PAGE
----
For some reason the BBC reported the Labour-to-Brexit swing as being around 8%, but that figure was miles out.

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  1. I won't say you look foolish, but I will say I look clever :)

  2. "Jeremy Corbyn would much rather win an election this year with 30% of the vote than wait three years and lose an election with 40% of the vote."

    Are you sure of that? He seems to personally be doing rather well as the ineffective leader of the "opposition".

  3. So it looks like UK-wide polling is right; far right on a third of the vote in England.

  4. 30% of the vote for the winning candidate is not much of a "win". If the voting system had been STV it would have been fun to see all the vote transfers between the candidates.

  5. I agree with your penultimate paragraph, and in particular that the Tories are not going to want to face the electorate unless or until they have delivered Brexit, or at least some sort of Brexit. Btw, this was one the things that I heard Curtice say on the BBC News Channel this morning (might have been recorded soon after the declaration).
    However, I am not nearly so certain about Labour wanting a General Election some time soon. You are certainly right that Corbyn would rather win with 30% now than lose with 40% later. But would he win with 30%? The arithmetic of Peterborough suggests that, even if things are not as bad as the EU election might have suggested, this is now a four party game (in England at least). Let's suppose that Labour settle nationally at about the figs in Peterborough (btw, the fact the Tories are in third place is another reason why, even if Corbyn seeks an election he wont get it until those numbers change). Accepting that there will be variation from one area/ constituency to another, it doesnt take much swing for any of the first three parties (and in particular the first two) on last night's showing to succeed in any particular constituency - or even, given the right demographics, the Lib Dems.
    One other thing to watch out for is the Brexit Party starting to put out contracts to secure information/ data on types of voter most likely to support them. The point was made, even before last night, that the Brexit Party's problem (being 6 weeks old) was lack of local organization. This isn't going to change all that much in the short or even medium term. However, I suspect that doesn't matter greatly for the strategy of Farage's party is profoundly centralised and American. Thus, if they can secure data on the types of voter likely to support them, be ready for a centralised and precisely directed telephone blitz on voters with the "right" qualities.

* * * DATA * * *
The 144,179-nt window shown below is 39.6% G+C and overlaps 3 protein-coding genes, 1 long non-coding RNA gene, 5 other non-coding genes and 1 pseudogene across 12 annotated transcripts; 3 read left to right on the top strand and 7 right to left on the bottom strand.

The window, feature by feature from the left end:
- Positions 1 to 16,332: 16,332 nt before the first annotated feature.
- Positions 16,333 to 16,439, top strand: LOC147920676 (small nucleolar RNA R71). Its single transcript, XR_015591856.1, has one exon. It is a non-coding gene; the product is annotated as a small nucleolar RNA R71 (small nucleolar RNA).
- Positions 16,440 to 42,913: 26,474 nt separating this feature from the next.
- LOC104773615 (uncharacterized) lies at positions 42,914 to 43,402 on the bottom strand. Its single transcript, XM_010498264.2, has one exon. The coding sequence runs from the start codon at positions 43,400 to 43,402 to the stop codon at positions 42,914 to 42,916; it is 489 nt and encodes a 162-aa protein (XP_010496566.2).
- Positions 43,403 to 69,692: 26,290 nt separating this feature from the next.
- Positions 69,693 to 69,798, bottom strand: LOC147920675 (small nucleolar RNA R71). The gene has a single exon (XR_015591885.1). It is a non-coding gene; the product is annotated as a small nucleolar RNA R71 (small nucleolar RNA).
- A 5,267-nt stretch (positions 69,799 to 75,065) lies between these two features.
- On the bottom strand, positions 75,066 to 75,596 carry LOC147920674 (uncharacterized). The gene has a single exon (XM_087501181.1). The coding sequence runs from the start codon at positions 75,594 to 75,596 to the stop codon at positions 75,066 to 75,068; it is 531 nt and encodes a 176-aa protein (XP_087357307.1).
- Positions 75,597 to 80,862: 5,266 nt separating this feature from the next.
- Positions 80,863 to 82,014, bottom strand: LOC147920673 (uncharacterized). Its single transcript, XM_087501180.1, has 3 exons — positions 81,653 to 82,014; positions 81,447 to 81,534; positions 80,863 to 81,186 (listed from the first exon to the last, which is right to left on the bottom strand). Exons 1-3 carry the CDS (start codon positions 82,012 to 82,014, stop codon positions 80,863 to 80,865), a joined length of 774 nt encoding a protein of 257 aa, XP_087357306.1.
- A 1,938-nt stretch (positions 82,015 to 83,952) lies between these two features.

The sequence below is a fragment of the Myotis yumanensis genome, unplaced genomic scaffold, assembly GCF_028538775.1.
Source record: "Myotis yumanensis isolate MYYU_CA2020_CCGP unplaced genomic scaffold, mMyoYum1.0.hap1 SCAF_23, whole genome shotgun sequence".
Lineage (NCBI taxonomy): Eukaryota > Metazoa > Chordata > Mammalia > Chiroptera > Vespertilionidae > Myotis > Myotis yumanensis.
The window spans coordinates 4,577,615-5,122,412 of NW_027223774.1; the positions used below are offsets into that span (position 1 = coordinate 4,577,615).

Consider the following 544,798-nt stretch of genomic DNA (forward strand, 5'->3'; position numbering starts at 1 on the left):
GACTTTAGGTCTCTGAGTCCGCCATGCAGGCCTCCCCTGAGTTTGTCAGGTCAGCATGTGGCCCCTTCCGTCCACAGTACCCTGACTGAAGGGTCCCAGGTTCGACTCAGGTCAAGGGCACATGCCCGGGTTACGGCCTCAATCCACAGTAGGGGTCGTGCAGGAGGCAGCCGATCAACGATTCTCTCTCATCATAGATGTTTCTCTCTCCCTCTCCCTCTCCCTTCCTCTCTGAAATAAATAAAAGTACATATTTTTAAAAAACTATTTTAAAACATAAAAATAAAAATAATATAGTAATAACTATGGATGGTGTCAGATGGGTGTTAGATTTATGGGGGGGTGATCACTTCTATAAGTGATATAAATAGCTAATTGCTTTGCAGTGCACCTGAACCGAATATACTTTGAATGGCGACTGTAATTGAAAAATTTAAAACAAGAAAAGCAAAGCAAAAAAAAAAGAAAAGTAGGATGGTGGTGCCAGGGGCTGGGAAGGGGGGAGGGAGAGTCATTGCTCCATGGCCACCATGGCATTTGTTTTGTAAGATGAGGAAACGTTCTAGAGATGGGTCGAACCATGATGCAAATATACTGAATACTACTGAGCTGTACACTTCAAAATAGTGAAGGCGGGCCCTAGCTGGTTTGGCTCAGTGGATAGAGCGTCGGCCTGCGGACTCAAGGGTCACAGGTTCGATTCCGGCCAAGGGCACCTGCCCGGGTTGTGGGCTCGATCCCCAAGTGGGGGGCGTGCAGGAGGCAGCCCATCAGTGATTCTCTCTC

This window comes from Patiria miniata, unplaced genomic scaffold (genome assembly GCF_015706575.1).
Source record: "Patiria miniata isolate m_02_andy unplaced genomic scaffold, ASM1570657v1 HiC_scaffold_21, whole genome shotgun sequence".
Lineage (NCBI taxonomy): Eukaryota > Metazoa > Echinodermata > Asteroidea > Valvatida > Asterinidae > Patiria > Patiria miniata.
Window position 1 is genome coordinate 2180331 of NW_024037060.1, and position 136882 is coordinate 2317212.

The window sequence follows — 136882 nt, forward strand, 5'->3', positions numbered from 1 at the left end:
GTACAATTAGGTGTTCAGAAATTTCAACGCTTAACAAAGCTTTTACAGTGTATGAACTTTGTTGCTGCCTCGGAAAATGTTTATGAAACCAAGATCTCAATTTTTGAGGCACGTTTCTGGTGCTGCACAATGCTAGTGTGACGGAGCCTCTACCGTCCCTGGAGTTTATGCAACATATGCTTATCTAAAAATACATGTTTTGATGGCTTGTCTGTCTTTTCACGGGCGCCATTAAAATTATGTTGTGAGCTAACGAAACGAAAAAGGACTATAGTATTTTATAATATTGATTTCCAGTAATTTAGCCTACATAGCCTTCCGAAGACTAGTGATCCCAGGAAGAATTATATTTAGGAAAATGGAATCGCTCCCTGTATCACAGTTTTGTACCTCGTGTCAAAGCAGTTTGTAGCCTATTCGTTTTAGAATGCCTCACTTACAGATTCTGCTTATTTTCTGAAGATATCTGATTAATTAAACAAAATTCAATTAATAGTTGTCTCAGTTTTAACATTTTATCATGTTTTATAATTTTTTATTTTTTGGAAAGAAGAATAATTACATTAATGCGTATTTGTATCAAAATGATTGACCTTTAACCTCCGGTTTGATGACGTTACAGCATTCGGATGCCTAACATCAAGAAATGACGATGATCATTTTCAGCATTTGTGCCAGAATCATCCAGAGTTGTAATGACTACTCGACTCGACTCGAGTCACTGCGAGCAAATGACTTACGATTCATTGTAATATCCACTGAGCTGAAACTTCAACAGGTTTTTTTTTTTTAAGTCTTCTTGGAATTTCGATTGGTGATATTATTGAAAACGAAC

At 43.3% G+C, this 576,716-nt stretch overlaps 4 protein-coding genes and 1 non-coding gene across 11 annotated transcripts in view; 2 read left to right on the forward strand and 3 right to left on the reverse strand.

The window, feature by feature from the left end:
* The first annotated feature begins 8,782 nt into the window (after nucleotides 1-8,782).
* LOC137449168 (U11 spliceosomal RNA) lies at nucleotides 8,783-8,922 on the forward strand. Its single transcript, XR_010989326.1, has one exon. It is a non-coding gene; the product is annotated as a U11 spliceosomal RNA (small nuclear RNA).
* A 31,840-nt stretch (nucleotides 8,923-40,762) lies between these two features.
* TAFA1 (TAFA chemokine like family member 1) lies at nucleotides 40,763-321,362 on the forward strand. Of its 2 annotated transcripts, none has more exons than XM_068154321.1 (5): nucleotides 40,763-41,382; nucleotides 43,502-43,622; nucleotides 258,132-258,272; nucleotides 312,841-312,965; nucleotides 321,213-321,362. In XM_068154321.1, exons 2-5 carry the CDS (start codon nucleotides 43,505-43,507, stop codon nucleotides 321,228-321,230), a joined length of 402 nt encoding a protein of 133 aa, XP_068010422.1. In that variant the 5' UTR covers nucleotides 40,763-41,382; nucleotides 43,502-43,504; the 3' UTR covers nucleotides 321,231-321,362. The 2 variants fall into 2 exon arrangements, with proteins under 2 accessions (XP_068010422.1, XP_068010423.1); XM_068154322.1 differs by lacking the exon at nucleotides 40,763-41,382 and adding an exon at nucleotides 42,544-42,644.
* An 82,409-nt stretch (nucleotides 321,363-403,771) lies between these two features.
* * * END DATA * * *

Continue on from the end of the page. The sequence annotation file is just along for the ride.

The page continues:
6. The combined brexshit and Boris Johnson for a hard brexshit party vote was 50.3% That man's not a fool and as long as they can work out how to get the extreme brexiteers back for the GE then labour are toast.

    It would have been better for old corby to have lost and then been forced to admit that his policy of leaving the EU while pretending not to, has failed utterly.

  7. I see all the women who demand that we support them in their battle against the tranny-fannies and assorted wokebeards are doing their bit for recruitment by cheering on the release of a violent murderer just because she's a woman.

    Sally Challenor smashed her husband's skull as he ate breakfast at a table. Not once or twice, but 20 times before suffocating him to make sure he was dead.

    And now she's out of prison thanks to the excuse that, "he made her do it".

    Which is odd, as I've seen the self-same feminazis decrying any man who uses anything close to the same excuse as being stone-cold evil. A misogynist. A member of the patriarchy. "look what you made me do!"

    They may be on the same side in the great TERF War, but they are still the enemy of civilised society.

    1. Why do you keep using the term "tranny-famnies"? Roughly half the transgender population don't even want fannies!

      Do you have some underlying issues you'd like to share with the class?

    2. Robin of LocksleyJune 7, 2019 at 10:38 PM

      Cordelia and purses.

    3. This isn't Cordelia it's another weirdo

    4. I thought Cordelia used GWC, Glesga and Anonymous. Isn't Cordelia the one dribbling on about "tranny fannies" too?

    5. I really got excited watching all those lovely boys doing Trooping the Colour. I would give them all a short arm inspection.

  8. Um...bias against the ELMO party runs so deep even Scot goes Pop joins in!! Free Elmo!!

  9. Why are you not sleeping, at 4am?